I, The Jury (1981) - RIP Larry Cohen. He was removed off this attempt to turn Mike Hammer into a sort of urban Bond rival. The Bill Conti soundtrack is wonderful if a bit game show-y. Didn't expect it to go all Le Carre. Then, it turns into a softcore comedy. I can definitely see him and replacement director Richard Heffron going for a sort of "Bond of the streets" vibe. Gave up after an hour because it's quite sleazy, and I'm not one for sleazy detective thrillers. Had to watch it again.
Then, on a Mike Hammer whim, gave  Kiss Me Deadly (1955 - B/W) a try - It's a typical unlikeable noir until the ending, which redeems the film because it almost suggests the age of the noir is ending. "This not what folk want for low budget entertainment. This is!"
Cohen later made Deadly Ilusion (1987), with Billy Dee Williams as the Hammer manque Hamberger, which is even worse, feeling more like a Fred Williamson vanity project.   Youtubed.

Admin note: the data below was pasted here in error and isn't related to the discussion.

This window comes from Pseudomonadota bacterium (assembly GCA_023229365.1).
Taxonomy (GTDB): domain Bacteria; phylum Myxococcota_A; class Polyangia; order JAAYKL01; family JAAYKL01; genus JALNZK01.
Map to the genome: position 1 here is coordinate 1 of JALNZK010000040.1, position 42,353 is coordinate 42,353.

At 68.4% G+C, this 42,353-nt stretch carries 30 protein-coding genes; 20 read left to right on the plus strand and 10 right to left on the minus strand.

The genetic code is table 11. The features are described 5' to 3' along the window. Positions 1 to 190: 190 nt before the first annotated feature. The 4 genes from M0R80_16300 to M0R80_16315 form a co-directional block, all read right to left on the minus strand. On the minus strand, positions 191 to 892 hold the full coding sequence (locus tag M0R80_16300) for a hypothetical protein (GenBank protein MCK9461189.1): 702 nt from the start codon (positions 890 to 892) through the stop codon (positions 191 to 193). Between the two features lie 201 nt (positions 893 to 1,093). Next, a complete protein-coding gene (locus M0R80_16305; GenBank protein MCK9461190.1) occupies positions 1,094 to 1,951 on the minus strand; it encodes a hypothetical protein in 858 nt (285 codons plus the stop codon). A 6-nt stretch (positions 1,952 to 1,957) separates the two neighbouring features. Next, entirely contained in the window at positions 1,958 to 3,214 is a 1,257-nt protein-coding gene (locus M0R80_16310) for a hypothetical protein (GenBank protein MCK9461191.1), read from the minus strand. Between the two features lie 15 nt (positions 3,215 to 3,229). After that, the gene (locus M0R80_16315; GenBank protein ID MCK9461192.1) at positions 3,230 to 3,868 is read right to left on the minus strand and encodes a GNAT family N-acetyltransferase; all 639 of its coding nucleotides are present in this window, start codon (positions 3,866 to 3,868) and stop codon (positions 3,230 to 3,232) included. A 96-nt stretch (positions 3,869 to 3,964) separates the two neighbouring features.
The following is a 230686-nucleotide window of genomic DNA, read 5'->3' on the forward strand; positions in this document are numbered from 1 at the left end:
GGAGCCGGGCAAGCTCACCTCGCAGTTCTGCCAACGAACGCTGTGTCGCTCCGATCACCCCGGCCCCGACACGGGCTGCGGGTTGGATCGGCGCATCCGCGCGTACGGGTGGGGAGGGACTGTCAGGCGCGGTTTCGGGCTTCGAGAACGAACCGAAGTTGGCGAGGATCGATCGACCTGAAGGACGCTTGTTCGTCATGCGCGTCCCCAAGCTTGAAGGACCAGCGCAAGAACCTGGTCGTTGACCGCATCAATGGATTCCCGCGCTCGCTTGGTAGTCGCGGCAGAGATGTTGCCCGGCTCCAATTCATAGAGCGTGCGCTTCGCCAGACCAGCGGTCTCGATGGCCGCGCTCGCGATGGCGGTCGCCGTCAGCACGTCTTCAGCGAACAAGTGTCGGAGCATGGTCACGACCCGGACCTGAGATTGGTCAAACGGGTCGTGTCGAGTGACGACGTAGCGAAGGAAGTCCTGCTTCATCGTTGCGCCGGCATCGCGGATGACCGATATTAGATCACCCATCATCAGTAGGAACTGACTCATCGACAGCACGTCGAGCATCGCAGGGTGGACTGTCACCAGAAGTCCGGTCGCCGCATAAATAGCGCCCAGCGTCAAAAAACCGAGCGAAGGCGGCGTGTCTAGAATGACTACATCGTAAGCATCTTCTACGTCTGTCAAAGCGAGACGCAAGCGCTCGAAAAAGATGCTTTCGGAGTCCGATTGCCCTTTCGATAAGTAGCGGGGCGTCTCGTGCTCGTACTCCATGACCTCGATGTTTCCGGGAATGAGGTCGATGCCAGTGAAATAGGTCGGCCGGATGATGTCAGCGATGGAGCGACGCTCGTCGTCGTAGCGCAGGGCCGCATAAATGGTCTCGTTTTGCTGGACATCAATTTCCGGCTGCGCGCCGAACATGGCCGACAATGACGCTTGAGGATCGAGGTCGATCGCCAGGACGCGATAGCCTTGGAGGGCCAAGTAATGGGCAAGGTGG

The Escape Artist (1982) - When I first saw this film as a teen, it really spoke to me. Now, it feels to me unfinished. Griffin O'Neal is a rather dislikeable little oik. The whole stuff with Raul Julia kind of drags the film away from where it should be. The stuff with Jackie Coogan, Joan Hackett, Gabriel Dell and E.G. Daily works. It's sweet but it's messy. And I can see why it flopped. Zoetrope clearly wanted another Black Stallion, down to the cinematographer of that, Caleb Deschanel directing here. And though this film looks good in the neon, it doesn't look as beautiful as the Black Stallion, a film which I think may be one of the most gorgeous films ever shot. If this had been made c.the same time, with Paul Daniels as the uncle, Dexter Fletcher as the boy, and I don't know, Alfred Molina as the mayor's son and a young Peter Chelsom directing, and set it in Blackpool, it might have worked.